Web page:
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Technical "unstick" some sticky valves? Any good ideas?

Discussion in 'The Hokey Ass Message Board' started by Big Mac, May 13, 2014.

  1. Big Mac
    Joined: Sep 12, 2007
    Posts: 1,567

    Big Mac
    Member
    1. Utah HAMBers

    I have a chevy 216 that sat for a long time. LONG time. Maybe 30 years or so. Bone stock and had a new rebuild in the mid 1980's, but had very little mileage after the rebuild and then sat in a garage ever since. Put new gas in it, a battery, and it fired up. I drove it home (maybe 5-10 miles) and it smoked for a few minutes, sputtered a little, then started to run really smooth and quit smoking completely. Motor was quiet as a mouse. I added some sea foam to the oil and gas and let it idle for a bit. It sat for a couple weeks in my garage, then I drove it to my friends shop for storage and it started making noises in the top end after about 20 miles. Pulled the valve cover and saw that there were 2 pushrods just flopping around. Pulled the side cover and found there were actually 4 bent pushrods. Long story short, those 4 intake valves are really sticky. I can hit them with a hammer and they spring back just fine, but when turning the motor over they open and are very slow to close. I'm assuming this is causing the bent pushrods. Anyway, I would REALLY like to keep this motor as original as possible and not tear into it if I don't have to. Any ideas to possibly free up these valves? Or am I toast? Any help is appreciated. Thanks!

    Mac
     
  2. 37 caddy
    Joined: Mar 4, 2010
    Posts: 378

    37 caddy
    Member
    from PEI Canada

    make sure you have fresh gas,the old stale gas will cause them to gum up and stick,change the oil and put some marvel mystery oil in with the new oil,it will work wonders in these old motors.When you do get it to run and all the valves are working,run it for about a 50 mile trip to work it all in,when to motor gets warmed up and all the old stale gas is burned up it will come back,i also put a bit of the Marvel oil in the fuel,it acts as a fuel stabilizer too.Good Luck with this,i did the same thing on a Model A motor,after I was done it ran better then it ever did. Harvey
     
  3. Big Mac
    Joined: Sep 12, 2007
    Posts: 1,567

    Big Mac
    Member
    1. Utah HAMBers

    Thanks for the tip! Sounds like I'm on track then. I changed the oil, put MMO in the oil, sea foam in the new gas, but was worried about cranking it up again with these valves sticking like that. Think it will free up and run ok?
     
  4. txturbo
    Joined: Oct 23, 2009
    Posts: 1,771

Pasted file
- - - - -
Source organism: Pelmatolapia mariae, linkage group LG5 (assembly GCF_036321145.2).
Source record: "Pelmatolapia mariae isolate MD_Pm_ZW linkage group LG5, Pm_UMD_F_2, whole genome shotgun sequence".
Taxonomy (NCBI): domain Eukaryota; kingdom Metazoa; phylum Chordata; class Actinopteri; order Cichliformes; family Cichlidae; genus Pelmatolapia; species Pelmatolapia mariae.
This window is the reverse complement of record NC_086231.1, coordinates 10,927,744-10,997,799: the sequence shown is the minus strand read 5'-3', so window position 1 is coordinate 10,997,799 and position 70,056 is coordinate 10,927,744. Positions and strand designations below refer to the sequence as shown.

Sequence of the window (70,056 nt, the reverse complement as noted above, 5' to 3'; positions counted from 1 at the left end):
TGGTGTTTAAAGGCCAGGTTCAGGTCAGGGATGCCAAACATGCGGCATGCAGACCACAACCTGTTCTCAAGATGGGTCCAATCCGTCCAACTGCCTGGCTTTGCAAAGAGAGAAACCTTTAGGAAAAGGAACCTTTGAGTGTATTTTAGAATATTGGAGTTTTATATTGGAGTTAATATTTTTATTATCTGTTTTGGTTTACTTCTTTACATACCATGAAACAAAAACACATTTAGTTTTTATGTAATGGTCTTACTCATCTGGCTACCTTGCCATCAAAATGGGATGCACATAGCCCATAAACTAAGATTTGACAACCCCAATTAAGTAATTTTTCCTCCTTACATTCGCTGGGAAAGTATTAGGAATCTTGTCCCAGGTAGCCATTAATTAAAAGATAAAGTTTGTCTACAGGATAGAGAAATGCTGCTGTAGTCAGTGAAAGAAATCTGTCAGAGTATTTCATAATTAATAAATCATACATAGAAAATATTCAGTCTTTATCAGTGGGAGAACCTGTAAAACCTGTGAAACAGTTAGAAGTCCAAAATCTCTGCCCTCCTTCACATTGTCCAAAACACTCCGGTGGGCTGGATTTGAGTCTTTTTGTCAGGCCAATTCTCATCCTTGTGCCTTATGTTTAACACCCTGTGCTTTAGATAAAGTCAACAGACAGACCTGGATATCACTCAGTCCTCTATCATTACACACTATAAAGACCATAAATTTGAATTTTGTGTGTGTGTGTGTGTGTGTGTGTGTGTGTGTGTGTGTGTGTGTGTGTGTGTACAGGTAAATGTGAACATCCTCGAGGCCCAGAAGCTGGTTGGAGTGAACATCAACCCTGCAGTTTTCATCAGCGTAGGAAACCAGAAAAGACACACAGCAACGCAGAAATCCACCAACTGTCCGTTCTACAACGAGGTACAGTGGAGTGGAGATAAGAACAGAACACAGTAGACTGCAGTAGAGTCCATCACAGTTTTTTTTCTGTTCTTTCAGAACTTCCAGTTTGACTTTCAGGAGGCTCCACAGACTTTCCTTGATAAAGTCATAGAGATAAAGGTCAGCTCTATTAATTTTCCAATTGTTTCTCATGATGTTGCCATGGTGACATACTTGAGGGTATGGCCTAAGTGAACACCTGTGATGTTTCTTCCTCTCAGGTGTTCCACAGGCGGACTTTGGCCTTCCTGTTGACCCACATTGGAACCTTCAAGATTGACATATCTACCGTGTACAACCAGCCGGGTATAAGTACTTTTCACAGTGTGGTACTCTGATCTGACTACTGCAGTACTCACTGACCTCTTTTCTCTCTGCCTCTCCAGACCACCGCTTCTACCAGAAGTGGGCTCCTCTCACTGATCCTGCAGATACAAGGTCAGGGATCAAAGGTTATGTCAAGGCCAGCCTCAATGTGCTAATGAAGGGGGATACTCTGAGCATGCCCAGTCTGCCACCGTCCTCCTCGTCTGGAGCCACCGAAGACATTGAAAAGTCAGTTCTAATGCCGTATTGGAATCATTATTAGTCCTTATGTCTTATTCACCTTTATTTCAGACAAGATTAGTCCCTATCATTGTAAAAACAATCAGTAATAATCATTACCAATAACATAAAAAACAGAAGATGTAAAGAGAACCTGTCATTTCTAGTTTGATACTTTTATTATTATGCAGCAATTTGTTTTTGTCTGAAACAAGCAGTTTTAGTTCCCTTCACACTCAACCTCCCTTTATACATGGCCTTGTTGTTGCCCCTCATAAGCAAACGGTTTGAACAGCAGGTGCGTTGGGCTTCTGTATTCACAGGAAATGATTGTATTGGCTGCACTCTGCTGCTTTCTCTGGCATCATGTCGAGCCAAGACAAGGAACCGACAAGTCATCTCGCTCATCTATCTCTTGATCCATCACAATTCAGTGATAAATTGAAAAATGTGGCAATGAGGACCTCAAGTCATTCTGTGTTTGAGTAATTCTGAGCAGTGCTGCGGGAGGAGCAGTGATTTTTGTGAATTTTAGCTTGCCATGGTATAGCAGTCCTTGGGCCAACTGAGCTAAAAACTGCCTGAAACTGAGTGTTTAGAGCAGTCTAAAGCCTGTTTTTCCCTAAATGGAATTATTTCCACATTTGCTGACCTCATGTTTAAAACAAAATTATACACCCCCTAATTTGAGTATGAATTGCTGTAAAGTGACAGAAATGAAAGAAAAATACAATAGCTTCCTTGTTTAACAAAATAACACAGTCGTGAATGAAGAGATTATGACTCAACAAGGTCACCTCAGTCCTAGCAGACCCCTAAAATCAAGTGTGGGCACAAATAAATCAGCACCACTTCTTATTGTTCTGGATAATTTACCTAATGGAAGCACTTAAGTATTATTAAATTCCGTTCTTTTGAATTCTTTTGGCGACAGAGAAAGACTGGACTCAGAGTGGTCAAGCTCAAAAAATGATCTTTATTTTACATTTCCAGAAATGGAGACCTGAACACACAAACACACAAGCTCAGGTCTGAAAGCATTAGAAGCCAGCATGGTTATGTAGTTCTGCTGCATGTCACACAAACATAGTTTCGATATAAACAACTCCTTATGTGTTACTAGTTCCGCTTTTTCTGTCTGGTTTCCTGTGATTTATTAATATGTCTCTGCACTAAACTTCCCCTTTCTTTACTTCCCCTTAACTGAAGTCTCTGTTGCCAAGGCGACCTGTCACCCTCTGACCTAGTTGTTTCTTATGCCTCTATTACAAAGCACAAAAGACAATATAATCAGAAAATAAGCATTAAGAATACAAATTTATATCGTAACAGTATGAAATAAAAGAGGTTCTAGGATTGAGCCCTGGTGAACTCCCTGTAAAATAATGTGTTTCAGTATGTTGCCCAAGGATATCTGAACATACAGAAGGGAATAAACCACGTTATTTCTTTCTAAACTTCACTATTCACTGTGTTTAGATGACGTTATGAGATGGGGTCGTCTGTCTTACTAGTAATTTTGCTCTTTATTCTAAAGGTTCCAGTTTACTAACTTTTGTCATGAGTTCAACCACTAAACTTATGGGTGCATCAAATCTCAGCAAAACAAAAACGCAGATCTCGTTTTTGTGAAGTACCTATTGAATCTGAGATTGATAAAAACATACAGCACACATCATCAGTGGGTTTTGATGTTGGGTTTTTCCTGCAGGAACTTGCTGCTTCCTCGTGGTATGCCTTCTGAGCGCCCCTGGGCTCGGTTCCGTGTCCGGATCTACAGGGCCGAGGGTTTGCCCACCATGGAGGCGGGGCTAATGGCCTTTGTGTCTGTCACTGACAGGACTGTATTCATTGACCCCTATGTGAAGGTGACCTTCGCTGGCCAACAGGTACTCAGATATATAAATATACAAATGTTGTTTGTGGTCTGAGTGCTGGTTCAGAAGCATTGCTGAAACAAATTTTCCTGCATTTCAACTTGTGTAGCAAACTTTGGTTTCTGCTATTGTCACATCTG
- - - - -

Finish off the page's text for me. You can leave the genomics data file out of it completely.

txturbo
    Member

    put MMO in the gas also. Start it up and just let it idle till it's warmed up then shut it off and let it sit for a couple days. Then do it again and shut it off. Then when it cools back down try the valves again and see if they are still slow to close.
     

  5. dave lewis
    Joined: Dec 12, 2006
    Posts: 1,364

    dave lewis
    Member

    The key to making sure they don't stick again. ..
    After adding the marvel to the oil..and fresh gas with marvel...
    Is drive it ...A lot..long Sunday drive..don't shut it off and let it cool down ...
    That's when the sticking happens. .
    Don't ask how I know...
    Some of us have to learn things the hard way !
    Dave

    Posted using the Full Custom H.A.M.B. App!
     
  6. ROADSTER1927
    Joined: Feb 14, 2009
    Posts: 2,872

    ROADSTER1927
    Member

    I assume you replaced the bent pushrods, so I would give it a good run and hope for the perfect sewing machine sounding engine!
     
  7. steel rebel
    Joined: Jun 14, 2006
    Posts: 3,604

    steel rebel
    Member Emeritus

    My father had a '50 Nash back in the day that a valve would stick once in a while. He would just pump a gallon of diesel in the 20 gallon gas tank then fill it with regular. In a couple of miles you could hear the knocking noise go away and the engine just smooth out. Yes it smoked a little but then a lot of cars smoked then.
     
  8. slammed
    Joined: Jun 10, 2004
    Posts: 8,151

    slammed
    Member

    Put a heavy dose of Sea Foam into a 5 gallon gas can, run a hose from can to carb. Allow it to idle 'till gas is gone. It took 20 gallon's of this combination before a 327 that sat 33 years straightened out. It does work. Good luck.
     
  9. AZbent
    Joined: Nov 26, 2011
    Posts: 272

    AZbent
    Member